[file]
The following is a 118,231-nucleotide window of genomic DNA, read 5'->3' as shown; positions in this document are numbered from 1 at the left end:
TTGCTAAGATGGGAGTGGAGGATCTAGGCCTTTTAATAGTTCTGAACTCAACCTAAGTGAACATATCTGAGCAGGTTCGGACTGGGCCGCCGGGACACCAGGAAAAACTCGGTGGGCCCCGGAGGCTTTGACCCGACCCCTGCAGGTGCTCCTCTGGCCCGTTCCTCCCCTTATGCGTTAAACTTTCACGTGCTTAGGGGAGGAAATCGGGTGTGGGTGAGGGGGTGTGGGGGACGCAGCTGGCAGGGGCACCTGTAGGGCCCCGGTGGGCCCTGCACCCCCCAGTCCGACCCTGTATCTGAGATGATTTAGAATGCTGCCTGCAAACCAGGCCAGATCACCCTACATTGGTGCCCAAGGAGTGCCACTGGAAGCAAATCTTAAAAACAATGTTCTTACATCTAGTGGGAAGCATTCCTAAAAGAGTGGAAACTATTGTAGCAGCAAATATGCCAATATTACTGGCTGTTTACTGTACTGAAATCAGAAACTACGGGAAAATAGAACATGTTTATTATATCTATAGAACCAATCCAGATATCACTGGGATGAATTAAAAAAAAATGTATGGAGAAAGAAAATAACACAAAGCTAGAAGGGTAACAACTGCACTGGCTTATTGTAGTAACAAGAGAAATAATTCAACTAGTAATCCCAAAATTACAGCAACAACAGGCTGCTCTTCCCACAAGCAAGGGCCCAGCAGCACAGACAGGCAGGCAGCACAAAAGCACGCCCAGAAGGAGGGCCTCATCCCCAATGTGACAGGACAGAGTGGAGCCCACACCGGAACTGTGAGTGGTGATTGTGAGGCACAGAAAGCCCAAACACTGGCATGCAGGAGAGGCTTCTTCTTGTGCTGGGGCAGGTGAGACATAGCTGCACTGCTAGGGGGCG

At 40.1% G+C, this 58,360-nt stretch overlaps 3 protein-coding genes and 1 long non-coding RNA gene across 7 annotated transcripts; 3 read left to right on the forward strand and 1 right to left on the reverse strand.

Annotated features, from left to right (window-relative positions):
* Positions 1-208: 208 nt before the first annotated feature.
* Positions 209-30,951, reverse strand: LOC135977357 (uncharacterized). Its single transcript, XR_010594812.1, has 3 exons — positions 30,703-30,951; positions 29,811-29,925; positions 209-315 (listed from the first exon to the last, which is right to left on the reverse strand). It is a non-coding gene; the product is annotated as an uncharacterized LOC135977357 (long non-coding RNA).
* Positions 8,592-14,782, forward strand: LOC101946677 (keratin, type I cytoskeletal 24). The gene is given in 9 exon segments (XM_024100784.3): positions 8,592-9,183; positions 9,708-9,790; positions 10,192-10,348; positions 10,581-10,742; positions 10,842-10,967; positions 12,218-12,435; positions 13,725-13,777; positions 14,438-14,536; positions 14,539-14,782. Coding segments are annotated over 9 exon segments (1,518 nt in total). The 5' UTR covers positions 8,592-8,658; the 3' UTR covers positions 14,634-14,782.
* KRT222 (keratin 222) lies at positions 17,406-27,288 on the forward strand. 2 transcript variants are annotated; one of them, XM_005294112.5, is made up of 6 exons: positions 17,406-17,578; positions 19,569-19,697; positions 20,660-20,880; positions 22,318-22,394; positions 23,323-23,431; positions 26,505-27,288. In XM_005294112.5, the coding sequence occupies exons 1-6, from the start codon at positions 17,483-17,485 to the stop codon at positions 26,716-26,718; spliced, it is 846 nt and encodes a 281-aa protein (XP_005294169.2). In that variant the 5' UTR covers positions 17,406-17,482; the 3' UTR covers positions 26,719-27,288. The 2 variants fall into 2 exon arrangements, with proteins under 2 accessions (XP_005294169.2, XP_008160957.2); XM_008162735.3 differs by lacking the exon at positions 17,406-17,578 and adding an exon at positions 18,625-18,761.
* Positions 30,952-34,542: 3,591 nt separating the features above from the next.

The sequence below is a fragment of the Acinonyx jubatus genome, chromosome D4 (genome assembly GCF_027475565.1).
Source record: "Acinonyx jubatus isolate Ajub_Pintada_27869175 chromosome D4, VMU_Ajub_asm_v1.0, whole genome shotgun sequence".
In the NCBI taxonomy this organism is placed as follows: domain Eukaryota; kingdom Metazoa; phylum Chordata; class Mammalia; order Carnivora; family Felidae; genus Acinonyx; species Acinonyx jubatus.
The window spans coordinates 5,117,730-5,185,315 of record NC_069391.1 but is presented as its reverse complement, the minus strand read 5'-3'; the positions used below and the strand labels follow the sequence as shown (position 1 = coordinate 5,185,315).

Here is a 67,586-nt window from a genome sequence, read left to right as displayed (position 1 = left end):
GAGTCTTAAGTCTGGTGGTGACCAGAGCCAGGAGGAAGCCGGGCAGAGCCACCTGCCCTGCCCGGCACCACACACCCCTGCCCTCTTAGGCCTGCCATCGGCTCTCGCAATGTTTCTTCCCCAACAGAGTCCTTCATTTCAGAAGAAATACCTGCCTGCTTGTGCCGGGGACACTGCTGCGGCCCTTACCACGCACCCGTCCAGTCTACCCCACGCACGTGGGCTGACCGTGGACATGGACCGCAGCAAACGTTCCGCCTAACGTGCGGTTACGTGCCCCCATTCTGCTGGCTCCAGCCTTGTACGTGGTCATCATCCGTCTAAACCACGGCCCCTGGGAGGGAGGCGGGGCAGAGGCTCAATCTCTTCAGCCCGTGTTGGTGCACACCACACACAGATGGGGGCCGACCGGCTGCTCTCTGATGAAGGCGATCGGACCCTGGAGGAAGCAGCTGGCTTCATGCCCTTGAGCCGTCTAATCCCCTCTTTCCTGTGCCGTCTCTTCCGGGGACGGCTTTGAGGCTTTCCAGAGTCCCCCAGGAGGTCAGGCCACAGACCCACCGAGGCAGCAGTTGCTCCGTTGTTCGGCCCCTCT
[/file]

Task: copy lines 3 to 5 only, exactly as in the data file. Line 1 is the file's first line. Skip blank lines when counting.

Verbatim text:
At 40.1% G+C, this 58,360-nt stretch overlaps 3 protein-coding genes and 1 long non-coding RNA gene across 7 annotated transcripts; 3 read left to right on the forward strand and 1 right to left on the reverse strand.

Annotated features, from left to right (window-relative positions):
* Positions 1-208: 208 nt before the first annotated feature.